25 Good and Bad Foods for the Eyes

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Good: Red peppers

Bell peppers are an overall healthy snack, regardless of color. But red bell peppers have more vitamin C than the rest. Just one small pepper has about 95 mg of vitamin C, slightly more than the daily recommended amount. Vitamin C helps blood vessels in the eye stay healthy, Sheren noted. Red bell peppers are also a rich source of vitamin E, which some studies have shown to reduce the progression of age-related macular degeneration and cataract formation, according to the American Optometric Association.

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Bad: Fries

Fries are on lists of worst foods for overall health because of the oil the potatoes are fried in and also simply because they are fried, Sheren said. Regardless of what oil you use, cooking the vegetables will result in almost all of its nutritional value disappearing. The trans fats in fries may build up and clog the arteries, resulting in high blood pressure. Hypertension may lead to eye problems such as hypertensive retinopathy.

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Good: Orange fruits

Orange fruits are an excellent source of vitamin C, which is key for eye health. They are also rich in two anti-inflammatory carotenoids — lutein and zeaxanthin, which play a crucial role in protecting the eyes from harmful wavelengths by absorbing excess light energy, Sheren explained. There are more than 600 carotenoids found in nature, but only these two are stored in high quantities in the retina, according to the American Optometric Association.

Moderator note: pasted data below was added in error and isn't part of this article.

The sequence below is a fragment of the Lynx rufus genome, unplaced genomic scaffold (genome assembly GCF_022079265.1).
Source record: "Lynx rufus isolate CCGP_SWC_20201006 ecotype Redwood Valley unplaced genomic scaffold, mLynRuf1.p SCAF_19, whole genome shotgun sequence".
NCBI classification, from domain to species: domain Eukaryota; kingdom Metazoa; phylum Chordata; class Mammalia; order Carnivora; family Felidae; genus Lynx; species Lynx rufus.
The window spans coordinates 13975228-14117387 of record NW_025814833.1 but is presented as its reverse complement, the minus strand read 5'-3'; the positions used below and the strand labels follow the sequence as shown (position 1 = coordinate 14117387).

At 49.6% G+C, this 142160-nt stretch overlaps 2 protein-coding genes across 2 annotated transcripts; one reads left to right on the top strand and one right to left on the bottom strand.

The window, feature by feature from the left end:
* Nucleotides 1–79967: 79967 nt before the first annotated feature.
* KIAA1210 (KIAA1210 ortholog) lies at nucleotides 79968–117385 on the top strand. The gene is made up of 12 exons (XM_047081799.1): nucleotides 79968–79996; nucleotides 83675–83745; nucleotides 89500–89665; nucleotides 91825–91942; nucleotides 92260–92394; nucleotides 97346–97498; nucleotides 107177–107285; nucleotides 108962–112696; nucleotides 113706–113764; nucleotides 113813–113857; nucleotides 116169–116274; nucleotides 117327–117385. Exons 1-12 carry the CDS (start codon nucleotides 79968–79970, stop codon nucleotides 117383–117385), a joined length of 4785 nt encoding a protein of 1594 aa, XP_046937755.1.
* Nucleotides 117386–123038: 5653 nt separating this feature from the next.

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Bad: Sweetened drinks

Sweetened drinks have usually been sweetened with high-fructose corn syrup or other artificial sugars. They increase the risk of high blood pressure and high cholesterol levels, Sheren said. Too much sugar in your blood may hurt the small vessels that supply blood to the retina by causing them to swell. This may eventually lead to vision loss.

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Good: Broccoli

Broccoli is a great source of bioflavonoids, which are a general category of macronutrients that help keep not just the eyes but the whole body healthy, Sheren said. There is some evidence that a particular antioxidant found in broccoli, sulforaphane, protects the eyes from oxidative stress caused by light, thus lowering the risk of age-related macular degeneration and blindness.